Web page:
|| Where Catholicism and law intersect
By PAMELA sCHAEFFER
Notre Dame is a special place, I think, says M. Kathleen Kaveny, referring to the law school where she teaches. It is a great place to explore what it means to be a Catholic, a smart person and a lawyer at the end of the 20th century.
Kaveny, associate professor at the Notre Dame Law School, says she cant imagine having as much freedom at other law schools to think and write about questions at the intersection of Catholicism and law.
Notre Dames longtime dean, David T. Link, plans to carry the principles of Notre Dames success to the University of St. Thomas in St. Paul, Minn., where he has been appointed founding law school dean.
Kaveny graduated summa cum laude from Princeton in 1984, then earned a law degree and a Ph.D. in ethics from Yale. She worked as law clerk for John T. Noonan Jr., Catholic historian and U.S. appeals court judge in San Francisco. She also worked from 1992 to 1995 as an associate lawyer for Ropes & Gray in Boston, a firm specializing in health care law.
Now, Kaveny writes and speaks often on such legal-moral issues as assisted suicide, genetics and cloning. Besides bringing a Catholic sensibility to questions already under debate, Kaveny likes to raise new ones. For example, in Cleveland in March, she critiqued the concept of billable hours at a conference sponsored by the Cardinal Suenens Program in Theology and Church Life. Kaveny compared Catholicisms liturgical sense of time with the legal professions practice of tracking time, even small units of time, and billing them to clients.
Kaveny sees widespread dissatisfaction expressed by young lawyers in surveys as the result not only of the long, isolating hours of work -- an average today in large firms of 10 hours a day, six days a week, Kaveny said -- but also of the way time is perceived and used in law offices.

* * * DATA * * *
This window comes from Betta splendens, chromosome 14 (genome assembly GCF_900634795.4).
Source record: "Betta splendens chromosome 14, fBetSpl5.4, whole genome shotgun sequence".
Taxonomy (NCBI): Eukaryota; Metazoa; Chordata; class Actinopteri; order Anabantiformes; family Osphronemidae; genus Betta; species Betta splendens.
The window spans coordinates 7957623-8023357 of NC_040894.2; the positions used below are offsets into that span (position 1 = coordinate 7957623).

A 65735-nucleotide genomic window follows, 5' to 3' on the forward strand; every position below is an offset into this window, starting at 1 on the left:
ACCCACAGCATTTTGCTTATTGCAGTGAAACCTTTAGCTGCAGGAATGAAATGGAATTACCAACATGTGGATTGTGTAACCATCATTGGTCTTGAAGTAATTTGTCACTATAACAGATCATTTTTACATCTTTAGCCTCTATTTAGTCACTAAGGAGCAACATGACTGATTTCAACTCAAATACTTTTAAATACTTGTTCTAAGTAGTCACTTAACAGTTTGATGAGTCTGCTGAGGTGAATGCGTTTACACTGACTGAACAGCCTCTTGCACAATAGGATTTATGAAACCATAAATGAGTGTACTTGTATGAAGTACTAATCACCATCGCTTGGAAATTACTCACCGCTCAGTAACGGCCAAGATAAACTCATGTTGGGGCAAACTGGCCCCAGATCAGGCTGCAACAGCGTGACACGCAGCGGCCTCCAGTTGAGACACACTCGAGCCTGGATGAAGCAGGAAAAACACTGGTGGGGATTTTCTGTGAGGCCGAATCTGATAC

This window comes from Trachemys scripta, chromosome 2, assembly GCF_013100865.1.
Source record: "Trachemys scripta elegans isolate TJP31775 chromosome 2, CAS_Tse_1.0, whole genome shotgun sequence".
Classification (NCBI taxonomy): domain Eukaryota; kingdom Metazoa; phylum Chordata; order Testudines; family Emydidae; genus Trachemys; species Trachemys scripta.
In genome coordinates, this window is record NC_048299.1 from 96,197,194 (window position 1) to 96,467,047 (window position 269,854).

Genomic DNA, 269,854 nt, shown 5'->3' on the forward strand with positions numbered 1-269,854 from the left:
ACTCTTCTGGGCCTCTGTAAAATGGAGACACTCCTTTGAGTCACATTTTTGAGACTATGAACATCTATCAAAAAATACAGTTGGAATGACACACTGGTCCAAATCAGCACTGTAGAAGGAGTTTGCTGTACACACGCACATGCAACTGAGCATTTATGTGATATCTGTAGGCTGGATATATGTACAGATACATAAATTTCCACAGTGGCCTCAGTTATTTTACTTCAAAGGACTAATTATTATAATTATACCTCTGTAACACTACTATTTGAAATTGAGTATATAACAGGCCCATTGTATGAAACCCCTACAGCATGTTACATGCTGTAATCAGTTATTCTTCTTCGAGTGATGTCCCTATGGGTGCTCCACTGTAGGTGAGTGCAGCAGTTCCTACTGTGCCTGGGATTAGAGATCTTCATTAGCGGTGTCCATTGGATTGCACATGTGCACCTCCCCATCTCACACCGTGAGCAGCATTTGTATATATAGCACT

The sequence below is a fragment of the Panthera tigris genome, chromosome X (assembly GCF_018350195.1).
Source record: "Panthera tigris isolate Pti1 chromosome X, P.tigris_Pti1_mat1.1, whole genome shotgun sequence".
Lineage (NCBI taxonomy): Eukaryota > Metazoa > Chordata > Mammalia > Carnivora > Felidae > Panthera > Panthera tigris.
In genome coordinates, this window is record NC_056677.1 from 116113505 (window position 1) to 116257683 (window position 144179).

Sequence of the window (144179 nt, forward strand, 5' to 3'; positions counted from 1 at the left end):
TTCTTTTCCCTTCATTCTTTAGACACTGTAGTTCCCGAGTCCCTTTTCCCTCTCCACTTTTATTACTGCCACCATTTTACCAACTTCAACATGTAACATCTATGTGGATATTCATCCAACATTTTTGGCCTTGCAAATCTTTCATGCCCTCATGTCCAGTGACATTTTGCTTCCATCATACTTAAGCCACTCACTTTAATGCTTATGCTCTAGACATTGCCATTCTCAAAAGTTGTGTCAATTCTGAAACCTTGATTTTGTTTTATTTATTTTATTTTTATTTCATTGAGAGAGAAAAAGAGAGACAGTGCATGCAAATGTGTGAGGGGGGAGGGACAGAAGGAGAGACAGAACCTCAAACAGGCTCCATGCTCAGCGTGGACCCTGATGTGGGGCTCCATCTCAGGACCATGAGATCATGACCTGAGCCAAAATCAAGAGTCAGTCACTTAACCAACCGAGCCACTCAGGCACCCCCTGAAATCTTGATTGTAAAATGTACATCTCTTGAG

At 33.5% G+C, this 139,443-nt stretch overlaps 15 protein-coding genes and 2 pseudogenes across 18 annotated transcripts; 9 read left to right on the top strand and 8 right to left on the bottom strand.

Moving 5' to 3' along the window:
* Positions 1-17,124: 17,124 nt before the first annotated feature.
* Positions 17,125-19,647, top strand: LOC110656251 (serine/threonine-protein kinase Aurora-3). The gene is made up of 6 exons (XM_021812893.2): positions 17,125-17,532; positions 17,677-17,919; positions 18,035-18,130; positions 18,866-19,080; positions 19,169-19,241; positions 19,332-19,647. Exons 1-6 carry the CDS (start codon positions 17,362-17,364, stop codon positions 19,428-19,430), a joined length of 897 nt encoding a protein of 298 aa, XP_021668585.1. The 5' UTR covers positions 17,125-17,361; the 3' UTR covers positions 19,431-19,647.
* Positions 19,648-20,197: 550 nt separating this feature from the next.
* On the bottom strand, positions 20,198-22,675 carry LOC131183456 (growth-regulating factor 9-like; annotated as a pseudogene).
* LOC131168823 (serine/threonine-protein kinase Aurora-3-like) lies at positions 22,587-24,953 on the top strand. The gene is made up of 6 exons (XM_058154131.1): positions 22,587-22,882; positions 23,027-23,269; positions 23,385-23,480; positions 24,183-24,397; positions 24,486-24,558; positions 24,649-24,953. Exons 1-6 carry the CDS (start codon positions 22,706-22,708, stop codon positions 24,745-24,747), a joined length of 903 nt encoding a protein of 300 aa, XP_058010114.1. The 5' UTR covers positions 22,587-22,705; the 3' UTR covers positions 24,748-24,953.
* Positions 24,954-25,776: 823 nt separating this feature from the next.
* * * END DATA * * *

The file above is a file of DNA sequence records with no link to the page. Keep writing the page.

Because the pressures of large firm life force most lawyers to internalize a monetary understanding of their time, they find themselves increasingly alienated from aspects of their lives that characteristically do not value time in this way, such as family birthdays, holidays, volunteer work, she wrote. A major reason lawyers are willing to work so hard, besides their competitive natures, is that they have forgotten what it is like to view time in a way that would make any other endeavors seem worthwhile.
In contrast, Kaveny wrote, the Christian community witnesses to a radically different understanding of time, not time as an endless, colorless extension, much as it can appear to be in modern law firms, but as rhythmic, cyclical, related to the life, death and resurrection of Jesus, and therefore intrinsically valuable.
The rhythm of the alternating feasts and fasts punctuate the time of a Christian, as do the sacraments, which call attention to markers within it, she wrote.
More broadly, she said religion and law are related because law is the structure we hang our community on. From a Catholic perspective, law is not just about building negative fences or maximizing economic efficiency, she said. Its about creating a positive context that will allow us to live together in a society and to further the common good.
National Catholic Reporter, August 13, 1999